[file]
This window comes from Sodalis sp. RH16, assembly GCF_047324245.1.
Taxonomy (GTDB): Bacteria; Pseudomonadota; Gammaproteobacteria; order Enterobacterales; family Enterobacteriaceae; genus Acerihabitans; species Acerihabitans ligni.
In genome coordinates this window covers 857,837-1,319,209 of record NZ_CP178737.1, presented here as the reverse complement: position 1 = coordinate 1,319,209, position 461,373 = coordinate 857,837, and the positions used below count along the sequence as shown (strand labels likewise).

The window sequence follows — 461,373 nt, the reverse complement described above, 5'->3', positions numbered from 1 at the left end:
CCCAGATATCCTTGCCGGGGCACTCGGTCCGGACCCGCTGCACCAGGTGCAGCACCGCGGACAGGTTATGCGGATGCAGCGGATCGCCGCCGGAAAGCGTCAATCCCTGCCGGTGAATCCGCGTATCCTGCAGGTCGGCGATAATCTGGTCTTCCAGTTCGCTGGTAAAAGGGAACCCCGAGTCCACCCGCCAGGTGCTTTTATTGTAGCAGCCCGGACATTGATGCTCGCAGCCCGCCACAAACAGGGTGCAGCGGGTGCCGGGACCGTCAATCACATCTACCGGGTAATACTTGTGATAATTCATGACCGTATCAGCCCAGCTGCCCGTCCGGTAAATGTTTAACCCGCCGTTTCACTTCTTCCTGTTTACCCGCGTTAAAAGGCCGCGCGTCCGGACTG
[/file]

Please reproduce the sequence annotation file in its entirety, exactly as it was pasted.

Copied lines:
This window comes from Sodalis sp. RH16, assembly GCF_047324245.1.
Taxonomy (GTDB): Bacteria; Pseudomonadota; Gammaproteobacteria; order Enterobacterales; family Enterobacteriaceae; genus Acerihabitans; species Acerihabitans ligni.
In genome coordinates this window covers 857,837-1,319,209 of record NZ_CP178737.1, presented here as the reverse complement: position 1 = coordinate 1,319,209, position 461,373 = coordinate 857,837, and the positions used below count along the sequence as shown (strand labels likewise).

The window sequence follows — 461,373 nt, the reverse complement described above, 5'->3', positions numbered from 1 at the left end:
CCCAGATATCCTTGCCGGGGCACTCGGTCCGGACCCGCTGCACCAGGTGCAGCACCGCGGACAGGTTATGCGGATGCAGCGGATCGCCGCCGGAAAGCGTCAATCCCTGCCGGTGAATCCGCGTATCCTGCAGGTCGGCGATAATCTGGTCTTCCAGTTCGCTGGTAAAAGGGAACCCCGAGTCCACCCGCCAGGTGCTTTTATTGTAGCAGCCCGGACATTGATGCTCGCAGCCCGCCACAAACAGGGTGCAGCGGGTGCCGGGACCGTCAATCACATCTACCGGGTAATACTTGTGATAATTCATGACCGTATCAGCCCAGCTGCCCGTCCGGTAAATGTTTAACCCGCCGTTTCACTTCTTCCTGTTTACCCGCGTTAAAAGGCCGCGCGTCCGGACTG